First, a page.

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Michigan adds 21,034 cases, 95 deaths from COVID-19 over three days

Sarah Rahal Craig Mauger
The Detroit News

Michigan added 21,034 cases and 95 deaths from COVID-19 on Monday, including cases from Saturday and Sunday, as the state reached its goal of vaccinating 70% of residents age 16 and older from the virus.

But it occurred as hospitalizations hit a seven-month high with more than 3,000 people ailing from the virus, and cases are not expected to slow down for six weeks or longer, according to a University of Washington projection. 

In the last seven days, only one state reported more cases than Michigan based on the latest state data. Michigan ranks eighth for the highest case rate nationally. The state had the 19th highest number of deaths between Oct. 25 and Nov. 1 at 304 deaths.

The latest figures from the state Department of Health and Human Services push the overall totals to 1,209,712 confirmed cases and 22,862 deaths since the virus was first detected in the state in March 2020.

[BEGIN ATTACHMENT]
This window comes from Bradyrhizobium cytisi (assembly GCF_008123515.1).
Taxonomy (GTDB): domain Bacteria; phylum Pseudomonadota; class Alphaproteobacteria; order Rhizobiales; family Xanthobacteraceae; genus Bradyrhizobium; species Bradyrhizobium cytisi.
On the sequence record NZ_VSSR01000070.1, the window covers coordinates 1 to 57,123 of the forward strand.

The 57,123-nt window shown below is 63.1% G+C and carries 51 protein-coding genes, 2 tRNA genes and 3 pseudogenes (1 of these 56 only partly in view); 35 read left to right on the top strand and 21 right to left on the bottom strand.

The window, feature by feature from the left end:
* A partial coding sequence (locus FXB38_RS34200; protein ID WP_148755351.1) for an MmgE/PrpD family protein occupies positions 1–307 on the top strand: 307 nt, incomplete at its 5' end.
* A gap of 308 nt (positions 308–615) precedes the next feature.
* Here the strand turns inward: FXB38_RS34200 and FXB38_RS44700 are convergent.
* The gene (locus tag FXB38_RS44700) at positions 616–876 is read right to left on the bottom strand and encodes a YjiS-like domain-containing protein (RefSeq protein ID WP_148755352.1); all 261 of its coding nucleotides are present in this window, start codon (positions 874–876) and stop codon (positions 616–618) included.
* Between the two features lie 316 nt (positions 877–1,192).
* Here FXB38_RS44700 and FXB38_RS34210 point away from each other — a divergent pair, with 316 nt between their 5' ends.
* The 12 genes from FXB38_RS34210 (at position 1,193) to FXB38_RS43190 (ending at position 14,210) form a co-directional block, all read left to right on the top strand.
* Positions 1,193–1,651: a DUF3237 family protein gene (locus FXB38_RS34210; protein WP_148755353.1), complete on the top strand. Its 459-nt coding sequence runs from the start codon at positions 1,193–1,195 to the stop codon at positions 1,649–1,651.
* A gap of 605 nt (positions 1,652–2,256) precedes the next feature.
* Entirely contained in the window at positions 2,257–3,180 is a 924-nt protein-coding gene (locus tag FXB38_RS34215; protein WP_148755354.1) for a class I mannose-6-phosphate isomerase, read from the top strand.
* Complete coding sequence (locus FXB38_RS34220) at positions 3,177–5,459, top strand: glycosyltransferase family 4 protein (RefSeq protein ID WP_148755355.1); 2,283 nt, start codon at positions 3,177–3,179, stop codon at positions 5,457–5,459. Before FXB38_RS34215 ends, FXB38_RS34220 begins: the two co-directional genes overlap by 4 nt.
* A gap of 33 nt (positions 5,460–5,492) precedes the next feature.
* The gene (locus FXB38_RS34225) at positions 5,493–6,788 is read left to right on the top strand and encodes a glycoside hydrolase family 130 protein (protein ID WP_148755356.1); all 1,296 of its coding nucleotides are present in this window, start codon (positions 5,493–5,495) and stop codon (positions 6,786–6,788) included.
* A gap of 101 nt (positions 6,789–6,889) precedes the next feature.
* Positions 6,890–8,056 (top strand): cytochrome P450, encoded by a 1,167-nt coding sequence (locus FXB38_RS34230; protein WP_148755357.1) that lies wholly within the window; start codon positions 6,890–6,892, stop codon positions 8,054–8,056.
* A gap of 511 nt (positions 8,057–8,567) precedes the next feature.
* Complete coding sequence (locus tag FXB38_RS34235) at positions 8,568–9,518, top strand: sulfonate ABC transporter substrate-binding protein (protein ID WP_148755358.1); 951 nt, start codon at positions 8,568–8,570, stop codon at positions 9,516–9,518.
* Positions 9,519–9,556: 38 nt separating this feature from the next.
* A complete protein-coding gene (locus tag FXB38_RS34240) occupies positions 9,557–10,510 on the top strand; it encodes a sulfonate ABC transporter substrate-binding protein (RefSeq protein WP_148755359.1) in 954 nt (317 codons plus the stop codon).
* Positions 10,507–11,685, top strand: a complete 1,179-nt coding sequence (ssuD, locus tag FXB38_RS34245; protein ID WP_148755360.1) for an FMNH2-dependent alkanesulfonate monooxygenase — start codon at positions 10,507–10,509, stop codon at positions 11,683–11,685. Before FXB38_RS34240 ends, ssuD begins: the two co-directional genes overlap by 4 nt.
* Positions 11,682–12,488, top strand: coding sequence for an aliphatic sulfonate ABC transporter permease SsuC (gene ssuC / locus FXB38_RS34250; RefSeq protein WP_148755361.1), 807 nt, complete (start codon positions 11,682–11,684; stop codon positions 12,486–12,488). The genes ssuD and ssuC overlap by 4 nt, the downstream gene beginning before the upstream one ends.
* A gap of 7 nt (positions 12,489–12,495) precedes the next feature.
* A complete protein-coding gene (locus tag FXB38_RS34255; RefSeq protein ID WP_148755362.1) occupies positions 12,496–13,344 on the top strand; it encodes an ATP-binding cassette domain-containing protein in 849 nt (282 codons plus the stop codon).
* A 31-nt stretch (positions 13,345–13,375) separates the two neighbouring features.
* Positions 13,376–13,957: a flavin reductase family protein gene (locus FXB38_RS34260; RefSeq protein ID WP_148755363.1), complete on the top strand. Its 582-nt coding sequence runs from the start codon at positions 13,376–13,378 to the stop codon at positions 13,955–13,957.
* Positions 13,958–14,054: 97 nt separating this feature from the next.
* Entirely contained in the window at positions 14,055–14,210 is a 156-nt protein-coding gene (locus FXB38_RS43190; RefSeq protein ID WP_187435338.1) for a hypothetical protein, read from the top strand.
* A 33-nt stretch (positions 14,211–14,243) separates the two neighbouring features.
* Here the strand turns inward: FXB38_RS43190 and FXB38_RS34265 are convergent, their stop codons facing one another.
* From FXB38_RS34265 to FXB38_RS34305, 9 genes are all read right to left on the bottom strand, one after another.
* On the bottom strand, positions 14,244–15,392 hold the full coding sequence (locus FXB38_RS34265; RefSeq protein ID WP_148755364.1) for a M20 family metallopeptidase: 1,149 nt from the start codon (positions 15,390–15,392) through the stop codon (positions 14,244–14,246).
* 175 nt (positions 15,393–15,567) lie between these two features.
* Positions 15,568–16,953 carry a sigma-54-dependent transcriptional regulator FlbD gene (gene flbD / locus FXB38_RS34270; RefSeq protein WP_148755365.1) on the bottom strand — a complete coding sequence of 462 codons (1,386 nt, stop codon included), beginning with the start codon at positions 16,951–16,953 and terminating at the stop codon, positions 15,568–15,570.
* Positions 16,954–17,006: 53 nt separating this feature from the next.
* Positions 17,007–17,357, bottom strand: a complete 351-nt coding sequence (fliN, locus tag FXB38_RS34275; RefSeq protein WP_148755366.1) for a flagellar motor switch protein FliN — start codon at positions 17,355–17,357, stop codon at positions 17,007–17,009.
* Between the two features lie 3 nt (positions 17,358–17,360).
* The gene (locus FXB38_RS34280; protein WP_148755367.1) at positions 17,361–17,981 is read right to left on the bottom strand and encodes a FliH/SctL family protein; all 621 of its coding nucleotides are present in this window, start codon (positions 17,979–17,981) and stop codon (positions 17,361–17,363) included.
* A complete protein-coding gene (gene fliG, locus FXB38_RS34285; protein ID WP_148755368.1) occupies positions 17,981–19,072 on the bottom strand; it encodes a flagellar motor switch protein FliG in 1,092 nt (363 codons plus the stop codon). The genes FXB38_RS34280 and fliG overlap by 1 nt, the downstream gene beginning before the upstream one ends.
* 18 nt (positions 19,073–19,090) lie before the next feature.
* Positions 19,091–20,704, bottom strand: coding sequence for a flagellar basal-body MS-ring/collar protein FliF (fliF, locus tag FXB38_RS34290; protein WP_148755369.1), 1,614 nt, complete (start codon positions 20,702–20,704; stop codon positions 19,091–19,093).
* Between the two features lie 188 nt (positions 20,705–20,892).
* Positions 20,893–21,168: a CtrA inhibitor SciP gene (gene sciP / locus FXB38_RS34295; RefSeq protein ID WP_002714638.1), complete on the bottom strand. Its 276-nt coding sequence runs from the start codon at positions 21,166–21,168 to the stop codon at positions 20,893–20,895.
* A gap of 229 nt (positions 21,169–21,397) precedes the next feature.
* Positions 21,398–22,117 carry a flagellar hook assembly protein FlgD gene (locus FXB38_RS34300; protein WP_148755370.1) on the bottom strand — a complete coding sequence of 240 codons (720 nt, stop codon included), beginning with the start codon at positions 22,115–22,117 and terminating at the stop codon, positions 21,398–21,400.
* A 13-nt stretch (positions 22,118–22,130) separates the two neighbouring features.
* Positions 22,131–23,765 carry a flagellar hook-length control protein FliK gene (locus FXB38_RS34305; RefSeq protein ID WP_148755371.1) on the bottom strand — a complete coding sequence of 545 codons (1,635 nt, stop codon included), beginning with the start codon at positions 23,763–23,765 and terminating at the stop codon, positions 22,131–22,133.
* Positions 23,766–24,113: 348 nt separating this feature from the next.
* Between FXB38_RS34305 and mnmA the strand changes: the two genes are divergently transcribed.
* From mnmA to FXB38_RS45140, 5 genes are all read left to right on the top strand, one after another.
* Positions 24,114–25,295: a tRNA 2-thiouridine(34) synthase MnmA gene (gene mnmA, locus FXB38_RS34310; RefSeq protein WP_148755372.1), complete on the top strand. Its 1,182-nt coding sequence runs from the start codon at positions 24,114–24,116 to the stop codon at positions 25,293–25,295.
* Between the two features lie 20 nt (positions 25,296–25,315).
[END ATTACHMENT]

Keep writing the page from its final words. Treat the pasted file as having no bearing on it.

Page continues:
The state averaged 7,011 cases per day over the three days. Of the latest deaths reported, 27 were identified during a vital records review, state health officials noted. 

Last week, the state added 31,072 and 293 deaths from the virus, an increase from the week prior when the state added 29,171 cases and 292 deaths from the virus. In the last week of September, the state added 23,801 cases and 244 deaths.

The weekly record of 50,892 cases was set Nov. 15-21, 2020. The second-highest weekly total was 47,316 Nov. 22-28, 2020.

On Nov. 15, 2020, Gov. Gretchen Whitmer announced her administration's "pause to save lives," bringing wide-ranging restrictions limiting gatherings at high schools, colleges and restaurants to combat what she described as the "worst moment" yet in the COVID-19 pandemic. Those restrictions were ended in June. 

Michigan's latest data

Michigan remains at a high transmission rate and the state's percent of tests returning positive has increased from last week.

Statewide positivity increased to 14.1% from 11.6% the week prior, according to data from Tuesday.

Michigan hospitalizations from COVID-19 are at a seven-month high. Hospitalizations have increased by nearly 20% for two straight weeks. Should it continue on the trajectory, Michigan could have 4,000 patients hospitalized within the next two weeks, data shows.

As of Monday, 3,040 adults and 41 children are hospitalized with confirmed cases of COVID-19 and another 159 people are hospitalized with suspected cases. At least 698 adults are in the ICU and 381 are on ventilators, according to state data.